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New College Graduates Struggle
in the Great Recession Economy

5 Things You Shouldn’t Say to a Recent College Graduate

“What Can You Do With THAT Degree?”
“Do You Have a Job Lined Up?”
“You Should Go to Law School”
“The Economy Has Been Bad Before. You’ll Get Through It.”
“My Fill-in-the-Blank Relative Just Got Out of College, and She’s Doing Great.” —Real Simple magazine

Then what do you say to the new alum who spent upwards of $200,000 for an education that no employer seems to value?  A 2011 graduate recently lamented to me, “What was the point of college if I can’t get a job?”  For her, college was supposed to be a path to upward mobility.  That’s part of the American dream, right? The Great Recession shattered that dream for many. More than half of recent college grads believe that their generation will do less well than their parents’ generation, according to a new study of college graduates from the classes of 2006 to 2010.

“Unfulfilled Expectations: Recent College Graduates Struggle in a Troubled Economy” provides an in-depth look at the experiences of young adults as they begin their careers, many in jobs that did not require a college degree.  Some key findings of the study, conducted by the Heldrich Center for Workforce Development at Rutgers University:

  • 82% are working, although only 53% hold fulltime jobs
  • 21% are attending graduate school either part or full time
  • 14% are looking for a full-time job
  • 16% are not employed in any fashion
  • Median salary in the first job is $30,000.
  • Men earn more than women with a median of $33,150, as compared to $28,000 for women.
  • Students who had internships or work experiences related to their studies earn roughly 20% more than those who did not.
  • Students who were able to find work in a area at least somewhat related to their major field received higher salaries in their first job($35,000)  compared those who did not ($25,000).
  • On average, there was a 10% earnings “penalty” for college graduates obtaining their first job during the recession, compared with those who entered the workforce just three years earlier.
  • 30 percent said their course of study in college was not very or not-at-all related to the job that they took75 percent say they would have done some things differently while in college, including being more careful about their choice of major (48 percent), done more internships or worked part-time (47 percent) and started looking for work while still in college (38 percent).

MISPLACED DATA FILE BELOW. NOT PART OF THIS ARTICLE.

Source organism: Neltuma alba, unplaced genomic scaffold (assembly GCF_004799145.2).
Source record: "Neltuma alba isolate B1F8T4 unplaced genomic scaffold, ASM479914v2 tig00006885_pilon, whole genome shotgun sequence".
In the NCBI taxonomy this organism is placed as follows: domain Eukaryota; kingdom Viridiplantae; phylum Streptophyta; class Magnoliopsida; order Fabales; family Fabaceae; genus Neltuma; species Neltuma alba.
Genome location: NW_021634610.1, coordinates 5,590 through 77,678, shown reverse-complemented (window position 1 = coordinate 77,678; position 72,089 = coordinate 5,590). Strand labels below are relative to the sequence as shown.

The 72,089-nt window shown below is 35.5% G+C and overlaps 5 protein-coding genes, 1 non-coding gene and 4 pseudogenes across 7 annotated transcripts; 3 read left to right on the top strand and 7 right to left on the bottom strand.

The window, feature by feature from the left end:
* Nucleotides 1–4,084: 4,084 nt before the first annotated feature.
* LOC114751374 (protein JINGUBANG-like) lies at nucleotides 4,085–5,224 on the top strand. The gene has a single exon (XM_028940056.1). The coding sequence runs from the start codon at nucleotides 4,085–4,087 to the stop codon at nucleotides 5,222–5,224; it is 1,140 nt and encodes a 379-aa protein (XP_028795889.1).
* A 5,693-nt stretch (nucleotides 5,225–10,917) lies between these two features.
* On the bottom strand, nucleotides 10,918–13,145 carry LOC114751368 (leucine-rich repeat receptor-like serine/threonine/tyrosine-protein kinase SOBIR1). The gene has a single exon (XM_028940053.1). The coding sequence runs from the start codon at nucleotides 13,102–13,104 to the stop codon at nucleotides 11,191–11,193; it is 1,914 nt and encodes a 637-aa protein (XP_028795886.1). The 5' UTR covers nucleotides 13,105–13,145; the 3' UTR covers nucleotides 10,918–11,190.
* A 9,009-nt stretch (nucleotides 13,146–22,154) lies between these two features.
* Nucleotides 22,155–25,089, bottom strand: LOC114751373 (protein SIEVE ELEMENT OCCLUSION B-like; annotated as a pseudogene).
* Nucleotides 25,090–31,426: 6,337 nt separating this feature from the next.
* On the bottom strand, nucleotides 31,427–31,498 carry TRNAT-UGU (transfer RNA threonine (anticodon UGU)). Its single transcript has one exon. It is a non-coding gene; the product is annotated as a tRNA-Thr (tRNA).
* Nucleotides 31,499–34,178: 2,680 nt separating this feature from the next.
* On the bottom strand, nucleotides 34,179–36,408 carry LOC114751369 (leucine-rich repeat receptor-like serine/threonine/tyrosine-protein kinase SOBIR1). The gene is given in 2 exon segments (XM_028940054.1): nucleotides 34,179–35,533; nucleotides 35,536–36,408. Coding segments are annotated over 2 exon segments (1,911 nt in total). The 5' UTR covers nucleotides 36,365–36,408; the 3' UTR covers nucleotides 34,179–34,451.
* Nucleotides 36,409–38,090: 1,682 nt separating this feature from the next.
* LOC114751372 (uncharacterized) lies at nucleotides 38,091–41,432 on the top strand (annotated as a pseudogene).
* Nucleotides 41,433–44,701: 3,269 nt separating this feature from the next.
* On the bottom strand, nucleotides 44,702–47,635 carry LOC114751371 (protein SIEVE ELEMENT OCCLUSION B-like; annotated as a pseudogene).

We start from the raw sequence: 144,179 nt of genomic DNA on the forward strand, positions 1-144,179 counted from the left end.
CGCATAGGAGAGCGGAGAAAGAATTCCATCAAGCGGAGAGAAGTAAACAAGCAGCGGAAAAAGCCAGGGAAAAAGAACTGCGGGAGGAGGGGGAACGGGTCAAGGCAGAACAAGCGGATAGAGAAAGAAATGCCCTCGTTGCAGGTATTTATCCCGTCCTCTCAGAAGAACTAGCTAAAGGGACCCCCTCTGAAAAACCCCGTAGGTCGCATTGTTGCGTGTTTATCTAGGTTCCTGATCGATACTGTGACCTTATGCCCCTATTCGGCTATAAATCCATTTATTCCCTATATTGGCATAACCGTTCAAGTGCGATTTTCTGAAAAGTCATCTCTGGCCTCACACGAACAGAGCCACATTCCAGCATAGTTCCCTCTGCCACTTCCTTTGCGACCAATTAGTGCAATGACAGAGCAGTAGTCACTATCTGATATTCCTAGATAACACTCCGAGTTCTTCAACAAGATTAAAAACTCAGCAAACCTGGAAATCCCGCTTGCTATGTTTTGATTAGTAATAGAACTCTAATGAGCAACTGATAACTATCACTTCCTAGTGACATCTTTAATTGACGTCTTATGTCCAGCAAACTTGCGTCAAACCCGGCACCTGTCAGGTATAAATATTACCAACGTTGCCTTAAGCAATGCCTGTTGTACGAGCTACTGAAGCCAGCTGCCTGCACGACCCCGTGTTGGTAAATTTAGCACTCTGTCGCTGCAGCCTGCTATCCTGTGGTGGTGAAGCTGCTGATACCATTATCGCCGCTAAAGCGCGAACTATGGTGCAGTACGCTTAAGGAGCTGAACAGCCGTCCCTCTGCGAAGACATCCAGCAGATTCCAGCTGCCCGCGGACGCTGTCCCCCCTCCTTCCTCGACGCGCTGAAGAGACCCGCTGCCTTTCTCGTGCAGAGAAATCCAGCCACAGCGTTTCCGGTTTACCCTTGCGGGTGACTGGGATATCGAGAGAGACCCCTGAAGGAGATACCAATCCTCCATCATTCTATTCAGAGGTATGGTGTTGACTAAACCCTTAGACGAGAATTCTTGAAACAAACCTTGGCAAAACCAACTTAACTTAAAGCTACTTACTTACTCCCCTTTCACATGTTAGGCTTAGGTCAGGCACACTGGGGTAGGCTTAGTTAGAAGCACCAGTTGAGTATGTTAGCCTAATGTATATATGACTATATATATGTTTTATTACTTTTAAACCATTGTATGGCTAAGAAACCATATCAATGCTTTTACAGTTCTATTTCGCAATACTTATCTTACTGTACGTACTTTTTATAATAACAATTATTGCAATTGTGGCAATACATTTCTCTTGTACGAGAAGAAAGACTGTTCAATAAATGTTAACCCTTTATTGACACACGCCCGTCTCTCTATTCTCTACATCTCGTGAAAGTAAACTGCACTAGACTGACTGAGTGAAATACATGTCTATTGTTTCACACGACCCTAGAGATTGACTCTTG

The study’s findings help put in perspective for parents the challenges their adult children face in this daunting labor market.  Mothering21.com talked about the study with Dr. Carl Van Horn, a workforce expert and the director of the Heldrich Center.  Dr. Van Horn also offered advice for parents who watch as their new grads send out resume after resume.

Q. Let’s talk about the study and some of the findings.  Why do women still make less than men?

A. There are two major reasons. Women more frequently than men chose majors that don’t pay as well.  For example, social work, one of the lowest paid professions, is a  major predominately selected by women while conversely the percent of women in computer science is 15 percent. Women are choosing occupations that are not compensated at the same level as engineering and the sciences.  Another reason is that women aren’t as good negotiating the job search process as men.  They don’t demand as high as a salary.

Q. So women—and many young men too—are lacking in what you term “labor market savvy.”  Can you explain that and how parents might help guide their adult children?

A. I am a strong believer in informed choice–not channeling, not pushing, not forcing–but informing so young people can make these choices on their own with good advice. Most parents can’t provide all that advice but they can certainly help their child find the information and connect them with people who can help.